– In New Jersey, in a private adoption, a birth parent placing a child for adoption can sign surrender papers at any time after the child is born. The surrender can be reversed any time up until the court terminates the birth parents’ rights or when the birth parents go to court and surrender their rights.
-In New Jersey, In an agency adoption, the birth mom has to wait 72 hours after the child is born to sign the surrender papers. Once the papers are signed, the signature can’t be eradicated. It is NOT reversible.
The adoptive parents must go to court to complete the adoption process. The child is not mandated to go to court, but many judges love to see the children that have found forever homes. The adoption proceedings will take place in the county the child was born in if that child is 3 months or younger, or the county where the adoption agency is located. If New Jersey residents want to adopt in New Jersey, the court proceedings will take place in the county where the resident lives.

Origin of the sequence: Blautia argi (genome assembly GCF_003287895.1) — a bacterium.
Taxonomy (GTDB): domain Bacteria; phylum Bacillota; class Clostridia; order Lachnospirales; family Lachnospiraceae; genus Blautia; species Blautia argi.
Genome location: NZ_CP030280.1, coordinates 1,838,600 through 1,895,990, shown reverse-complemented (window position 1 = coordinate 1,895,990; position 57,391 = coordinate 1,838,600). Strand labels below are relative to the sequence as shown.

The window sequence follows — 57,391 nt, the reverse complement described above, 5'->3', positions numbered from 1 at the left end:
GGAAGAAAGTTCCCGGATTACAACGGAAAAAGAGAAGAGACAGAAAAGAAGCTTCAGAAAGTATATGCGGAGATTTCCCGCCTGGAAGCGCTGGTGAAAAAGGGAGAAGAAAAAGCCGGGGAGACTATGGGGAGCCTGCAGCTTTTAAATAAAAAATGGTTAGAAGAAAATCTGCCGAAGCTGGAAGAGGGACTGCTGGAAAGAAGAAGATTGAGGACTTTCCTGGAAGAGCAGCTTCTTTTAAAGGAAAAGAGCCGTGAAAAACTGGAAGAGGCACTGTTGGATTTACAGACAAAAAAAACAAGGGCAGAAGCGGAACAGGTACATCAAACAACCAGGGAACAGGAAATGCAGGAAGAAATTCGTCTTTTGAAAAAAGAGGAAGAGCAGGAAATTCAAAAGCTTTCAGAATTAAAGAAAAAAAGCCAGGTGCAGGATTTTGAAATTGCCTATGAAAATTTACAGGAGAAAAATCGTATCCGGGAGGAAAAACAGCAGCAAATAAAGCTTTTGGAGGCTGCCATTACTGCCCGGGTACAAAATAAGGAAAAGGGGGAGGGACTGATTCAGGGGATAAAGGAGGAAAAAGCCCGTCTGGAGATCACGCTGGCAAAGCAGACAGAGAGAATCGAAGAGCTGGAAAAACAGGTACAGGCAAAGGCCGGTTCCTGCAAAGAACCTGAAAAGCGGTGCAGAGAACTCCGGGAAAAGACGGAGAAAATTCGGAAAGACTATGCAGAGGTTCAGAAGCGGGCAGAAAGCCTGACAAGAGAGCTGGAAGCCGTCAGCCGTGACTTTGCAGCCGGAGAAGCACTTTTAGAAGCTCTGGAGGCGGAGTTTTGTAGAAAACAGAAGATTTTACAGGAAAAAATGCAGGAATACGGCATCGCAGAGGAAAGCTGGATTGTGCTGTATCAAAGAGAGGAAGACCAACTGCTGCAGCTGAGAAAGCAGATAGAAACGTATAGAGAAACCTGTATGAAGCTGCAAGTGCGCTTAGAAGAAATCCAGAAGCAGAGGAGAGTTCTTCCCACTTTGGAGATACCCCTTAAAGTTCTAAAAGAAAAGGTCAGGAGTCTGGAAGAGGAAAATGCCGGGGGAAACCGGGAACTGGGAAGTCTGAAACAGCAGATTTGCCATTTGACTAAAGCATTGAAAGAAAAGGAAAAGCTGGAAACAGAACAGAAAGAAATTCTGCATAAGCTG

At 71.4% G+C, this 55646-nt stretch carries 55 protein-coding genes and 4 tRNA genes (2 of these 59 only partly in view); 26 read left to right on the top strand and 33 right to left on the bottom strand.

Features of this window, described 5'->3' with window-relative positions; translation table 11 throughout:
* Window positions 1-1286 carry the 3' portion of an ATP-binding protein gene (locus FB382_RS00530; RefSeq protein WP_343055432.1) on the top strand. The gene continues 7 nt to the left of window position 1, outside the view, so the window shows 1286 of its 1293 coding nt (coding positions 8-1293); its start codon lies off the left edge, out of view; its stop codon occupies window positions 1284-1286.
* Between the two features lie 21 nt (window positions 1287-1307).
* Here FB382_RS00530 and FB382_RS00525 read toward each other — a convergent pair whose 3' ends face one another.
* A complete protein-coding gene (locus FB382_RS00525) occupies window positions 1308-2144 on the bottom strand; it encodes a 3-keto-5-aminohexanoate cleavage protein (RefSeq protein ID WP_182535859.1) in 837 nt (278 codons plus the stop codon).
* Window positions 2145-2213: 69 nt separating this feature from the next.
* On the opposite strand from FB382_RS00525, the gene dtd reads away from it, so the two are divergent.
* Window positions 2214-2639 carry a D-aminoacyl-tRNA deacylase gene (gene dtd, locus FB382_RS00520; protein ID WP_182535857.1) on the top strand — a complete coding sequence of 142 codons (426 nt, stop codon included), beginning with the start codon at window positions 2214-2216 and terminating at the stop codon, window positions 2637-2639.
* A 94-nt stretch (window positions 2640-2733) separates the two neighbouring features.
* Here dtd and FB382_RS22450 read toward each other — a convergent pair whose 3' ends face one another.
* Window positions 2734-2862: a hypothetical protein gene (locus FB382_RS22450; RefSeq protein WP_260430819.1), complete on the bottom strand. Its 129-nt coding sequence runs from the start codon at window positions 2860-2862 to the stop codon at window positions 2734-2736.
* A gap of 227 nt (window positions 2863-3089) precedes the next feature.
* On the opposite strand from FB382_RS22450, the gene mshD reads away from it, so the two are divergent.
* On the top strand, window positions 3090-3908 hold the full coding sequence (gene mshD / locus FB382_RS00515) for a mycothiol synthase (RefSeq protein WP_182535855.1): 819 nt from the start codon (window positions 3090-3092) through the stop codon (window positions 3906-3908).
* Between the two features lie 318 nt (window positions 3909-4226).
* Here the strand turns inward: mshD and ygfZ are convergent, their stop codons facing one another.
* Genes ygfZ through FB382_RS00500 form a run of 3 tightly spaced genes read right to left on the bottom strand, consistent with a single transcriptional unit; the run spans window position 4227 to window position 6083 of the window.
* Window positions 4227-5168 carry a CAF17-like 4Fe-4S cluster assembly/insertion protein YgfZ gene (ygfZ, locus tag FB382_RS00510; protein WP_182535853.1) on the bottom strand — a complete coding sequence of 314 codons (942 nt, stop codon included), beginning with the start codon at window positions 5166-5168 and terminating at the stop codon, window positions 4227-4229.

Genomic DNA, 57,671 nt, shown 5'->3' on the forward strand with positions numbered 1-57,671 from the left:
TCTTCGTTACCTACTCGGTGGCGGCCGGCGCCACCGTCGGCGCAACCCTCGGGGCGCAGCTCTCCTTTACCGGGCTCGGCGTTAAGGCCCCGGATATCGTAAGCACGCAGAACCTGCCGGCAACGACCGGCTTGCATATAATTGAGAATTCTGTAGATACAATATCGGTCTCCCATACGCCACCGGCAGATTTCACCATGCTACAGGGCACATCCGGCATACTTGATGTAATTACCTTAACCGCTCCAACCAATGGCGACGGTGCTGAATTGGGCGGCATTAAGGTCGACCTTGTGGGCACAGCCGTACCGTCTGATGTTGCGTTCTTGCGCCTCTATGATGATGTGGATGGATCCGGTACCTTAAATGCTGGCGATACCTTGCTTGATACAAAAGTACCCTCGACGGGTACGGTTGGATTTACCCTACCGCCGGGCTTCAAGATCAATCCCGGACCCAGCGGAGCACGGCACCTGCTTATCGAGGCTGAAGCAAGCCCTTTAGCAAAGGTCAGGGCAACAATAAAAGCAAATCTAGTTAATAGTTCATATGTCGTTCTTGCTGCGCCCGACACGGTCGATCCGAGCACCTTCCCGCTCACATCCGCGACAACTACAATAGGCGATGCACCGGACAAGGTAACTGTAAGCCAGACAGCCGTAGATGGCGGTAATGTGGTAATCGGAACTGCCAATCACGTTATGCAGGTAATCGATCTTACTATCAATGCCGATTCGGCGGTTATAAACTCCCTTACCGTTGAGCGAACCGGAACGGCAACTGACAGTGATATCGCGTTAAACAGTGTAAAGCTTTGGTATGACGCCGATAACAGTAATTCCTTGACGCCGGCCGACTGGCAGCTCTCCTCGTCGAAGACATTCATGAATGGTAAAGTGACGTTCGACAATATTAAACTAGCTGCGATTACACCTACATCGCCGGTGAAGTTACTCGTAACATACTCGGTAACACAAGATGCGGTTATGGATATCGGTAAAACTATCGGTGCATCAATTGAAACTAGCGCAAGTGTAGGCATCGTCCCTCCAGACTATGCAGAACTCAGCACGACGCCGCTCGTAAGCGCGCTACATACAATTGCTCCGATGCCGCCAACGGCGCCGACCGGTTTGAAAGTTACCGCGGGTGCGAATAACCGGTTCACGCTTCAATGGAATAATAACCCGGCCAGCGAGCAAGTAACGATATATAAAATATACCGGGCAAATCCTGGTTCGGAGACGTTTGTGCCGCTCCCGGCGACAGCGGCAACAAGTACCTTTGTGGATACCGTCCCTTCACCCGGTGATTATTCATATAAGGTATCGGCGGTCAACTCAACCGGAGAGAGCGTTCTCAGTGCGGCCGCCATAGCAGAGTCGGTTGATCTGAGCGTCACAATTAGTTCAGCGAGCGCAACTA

I was adopted in 1980, and just last year, something MAJOR changed. As of January 1, 2017, those born and adopted in New Jersey were allowed to receive a copy of their original birth certificate. The one with the birth parents’ names on them. The only way the adopted child would not be able to obtain a copy of their ORIGINAL Birth Certificate is if the birth mother and/or father waived their right to have their name known by their child.
So if you are contemplating adopting, please know that your child will very likely be able to obtain a copy of his or her original birth certificate. Now, the birth parent (s) can change their preference for contact at any time once their child is placed for adoption. There are no time limitations. They can change their mind multiple times if they wish.
Applicants must be at least 18 years old and 10 years older than the child they adopt. You can own or rent a home. The child can share a bedroom but must have his/her own bed. You can be single, married, or divorced. While those looking to adopt don’t need to be wealthy, you need a steady income to provide for a growing family. Parents need to complete pre service training and a home study.